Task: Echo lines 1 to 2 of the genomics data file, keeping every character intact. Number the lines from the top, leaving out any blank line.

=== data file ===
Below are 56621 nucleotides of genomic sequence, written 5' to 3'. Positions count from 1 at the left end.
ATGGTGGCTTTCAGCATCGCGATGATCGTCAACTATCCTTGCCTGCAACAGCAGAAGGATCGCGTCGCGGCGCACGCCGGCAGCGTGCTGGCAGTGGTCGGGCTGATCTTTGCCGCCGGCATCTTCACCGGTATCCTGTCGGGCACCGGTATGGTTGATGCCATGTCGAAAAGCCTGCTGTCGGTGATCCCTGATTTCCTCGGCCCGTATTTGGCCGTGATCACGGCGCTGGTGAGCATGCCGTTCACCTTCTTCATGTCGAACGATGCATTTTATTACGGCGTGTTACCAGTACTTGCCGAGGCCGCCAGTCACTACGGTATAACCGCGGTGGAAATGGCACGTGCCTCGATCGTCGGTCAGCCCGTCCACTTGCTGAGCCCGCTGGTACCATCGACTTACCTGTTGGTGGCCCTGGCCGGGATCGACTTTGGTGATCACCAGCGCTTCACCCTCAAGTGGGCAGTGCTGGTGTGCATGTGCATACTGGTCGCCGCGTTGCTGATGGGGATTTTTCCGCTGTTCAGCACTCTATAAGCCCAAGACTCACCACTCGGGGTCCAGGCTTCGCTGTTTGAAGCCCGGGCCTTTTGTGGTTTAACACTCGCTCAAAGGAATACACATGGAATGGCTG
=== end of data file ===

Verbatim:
Below are 56621 nucleotides of genomic sequence, written 5' to 3'. Positions count from 1 at the left end.
ATGGTGGCTTTCAGCATCGCGATGATCGTCAACTATCCTTGCCTGCAACAGCAGAAGGATCGCGTCGCGGCGCACGCCGGCAGCGTGCTGGCAGTGGTCGGGCTGATCTTTGCCGCCGGCATCTTCACCGGTATCCTGTCGGGCACCGGTATGGTTGATGCCATGTCGAAAAGCCTGCTGTCGGTGATCCCTGATTTCCTCGGCCCGTATTTGGCCGTGATCACGGCGCTGGTGAGCATGCCGTTCACCTTCTTCATGTCGAACGATGCATTTTATTACGGCGTGTTACCAGTACTTGCCGAGGCCGCCAGTCACTACGGTATAACCGCGGTGGAAATGGCACGTGCCTCGATCGTCGGTCAGCCCGTCCACTTGCTGAGCCCGCTGGTACCATCGACTTACCTGTTGGTGGCCCTGGCCGGGATCGACTTTGGTGATCACCAGCGCTTCACCCTCAAGTGGGCAGTGCTGGTGTGCATGTGCATACTGGTCGCCGCGTTGCTGATGGGGATTTTTCCGCTGTTCAGCACTCTATAAGCCCAAGACTCACCACTCGGGGTCCAGGCTTCGCTGTTTGAAGCCCGGGCCTTTTGTGGTTTAACACTCGCTCAAAGGAATACACATGGAATGGCTG